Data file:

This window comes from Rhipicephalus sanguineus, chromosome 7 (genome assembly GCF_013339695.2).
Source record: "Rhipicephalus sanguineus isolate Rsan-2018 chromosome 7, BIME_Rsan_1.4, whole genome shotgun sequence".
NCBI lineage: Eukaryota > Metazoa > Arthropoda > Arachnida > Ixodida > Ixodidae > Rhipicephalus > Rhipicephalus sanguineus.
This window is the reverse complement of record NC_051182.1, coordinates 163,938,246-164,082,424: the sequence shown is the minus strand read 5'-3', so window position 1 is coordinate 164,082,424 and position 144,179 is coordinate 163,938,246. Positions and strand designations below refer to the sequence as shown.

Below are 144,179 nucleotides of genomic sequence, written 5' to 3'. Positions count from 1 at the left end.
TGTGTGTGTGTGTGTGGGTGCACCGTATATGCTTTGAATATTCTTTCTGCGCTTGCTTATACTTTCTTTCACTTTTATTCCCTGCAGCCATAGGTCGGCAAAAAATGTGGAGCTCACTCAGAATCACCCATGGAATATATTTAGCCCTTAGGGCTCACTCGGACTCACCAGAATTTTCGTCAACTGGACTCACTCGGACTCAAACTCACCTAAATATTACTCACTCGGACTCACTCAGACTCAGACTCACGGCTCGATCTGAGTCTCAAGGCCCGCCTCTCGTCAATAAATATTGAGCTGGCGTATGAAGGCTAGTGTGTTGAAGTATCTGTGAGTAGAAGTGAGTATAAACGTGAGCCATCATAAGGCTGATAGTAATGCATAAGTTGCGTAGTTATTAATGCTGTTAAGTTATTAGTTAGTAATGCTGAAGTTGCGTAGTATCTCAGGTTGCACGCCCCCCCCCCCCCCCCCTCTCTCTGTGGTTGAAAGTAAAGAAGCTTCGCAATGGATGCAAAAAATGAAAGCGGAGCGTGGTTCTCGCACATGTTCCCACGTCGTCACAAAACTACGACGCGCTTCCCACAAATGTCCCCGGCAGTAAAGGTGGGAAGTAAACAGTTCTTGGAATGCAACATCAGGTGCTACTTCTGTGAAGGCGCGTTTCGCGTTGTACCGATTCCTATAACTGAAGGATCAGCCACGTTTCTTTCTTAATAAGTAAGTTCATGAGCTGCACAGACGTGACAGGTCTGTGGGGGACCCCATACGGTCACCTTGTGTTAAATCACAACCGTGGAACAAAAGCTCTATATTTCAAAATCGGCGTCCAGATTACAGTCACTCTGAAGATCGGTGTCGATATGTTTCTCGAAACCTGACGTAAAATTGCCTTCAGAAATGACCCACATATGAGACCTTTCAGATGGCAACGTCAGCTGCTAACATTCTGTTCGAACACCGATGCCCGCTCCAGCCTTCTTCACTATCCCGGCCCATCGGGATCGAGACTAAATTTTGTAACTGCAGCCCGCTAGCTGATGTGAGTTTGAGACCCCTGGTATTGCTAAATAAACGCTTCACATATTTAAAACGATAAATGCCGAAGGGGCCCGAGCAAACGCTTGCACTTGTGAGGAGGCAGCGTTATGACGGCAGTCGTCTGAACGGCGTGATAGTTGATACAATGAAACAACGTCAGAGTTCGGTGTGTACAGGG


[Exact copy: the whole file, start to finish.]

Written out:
This window comes from Rhipicephalus sanguineus, chromosome 7 (genome assembly GCF_013339695.2).
Source record: "Rhipicephalus sanguineus isolate Rsan-2018 chromosome 7, BIME_Rsan_1.4, whole genome shotgun sequence".
NCBI lineage: Eukaryota > Metazoa > Arthropoda > Arachnida > Ixodida > Ixodidae > Rhipicephalus > Rhipicephalus sanguineus.
This window is the reverse complement of record NC_051182.1, coordinates 163,938,246-164,082,424: the sequence shown is the minus strand read 5'-3', so window position 1 is coordinate 164,082,424 and position 144,179 is coordinate 163,938,246. Positions and strand designations below refer to the sequence as shown.

Below are 144,179 nucleotides of genomic sequence, written 5' to 3'. Positions count from 1 at the left end.
TGTGTGTGTGTGTGTGGGTGCACCGTATATGCTTTGAATATTCTTTCTGCGCTTGCTTATACTTTCTTTCACTTTTATTCCCTGCAGCCATAGGTCGGCAAAAAATGTGGAGCTCACTCAGAATCACCCATGGAATATATTTAGCCCTTAGGGCTCACTCGGACTCACCAGAATTTTCGTCAACTGGACTCACTCGGACTCAAACTCACCTAAATATTACTCACTCGGACTCACTCAGACTCAGACTCACGGCTCGATCTGAGTCTCAAGGCCCGCCTCTCGTCAATAAATATTGAGCTGGCGTATGAAGGCTAGTGTGTTGAAGTATCTGTGAGTAGAAGTGAGTATAAACGTGAGCCATCATAAGGCTGATAGTAATGCATAAGTTGCGTAGTTATTAATGCTGTTAAGTTATTAGTTAGTAATGCTGAAGTTGCGTAGTATCTCAGGTTGCACGCCCCCCCCCCCCCCCCCTCTCTCTGTGGTTGAAAGTAAAGAAGCTTCGCAATGGATGCAAAAAATGAAAGCGGAGCGTGGTTCTCGCACATGTTCCCACGTCGTCACAAAACTACGACGCGCTTCCCACAAATGTCCCCGGCAGTAAAGGTGGGAAGTAAACAGTTCTTGGAATGCAACATCAGGTGCTACTTCTGTGAAGGCGCGTTTCGCGTTGTACCGATTCCTATAACTGAAGGATCAGCCACGTTTCTTTCTTAATAAGTAAGTTCATGAGCTGCACAGACGTGACAGGTCTGTGGGGGACCCCATACGGTCACCTTGTGTTAAATCACAACCGTGGAACAAAAGCTCTATATTTCAAAATCGGCGTCCAGATTACAGTCACTCTGAAGATCGGTGTCGATATGTTTCTCGAAACCTGACGTAAAATTGCCTTCAGAAATGACCCACATATGAGACCTTTCAGATGGCAACGTCAGCTGCTAACATTCTGTTCGAACACCGATGCCCGCTCCAGCCTTCTTCACTATCCCGGCCCATCGGGATCGAGACTAAATTTTGTAACTGCAGCCCGCTAGCTGATGTGAGTTTGAGACCCCTGGTATTGCTAAATAAACGCTTCACATATTTAAAACGATAAATGCCGAAGGGGCCCGAGCAAACGCTTGCACTTGTGAGGAGGCAGCGTTATGACGGCAGTCGTCTGAACGGCGTGATAGTTGATACAATGAAACAACGTCAGAGTTCGGTGTGTACAGGG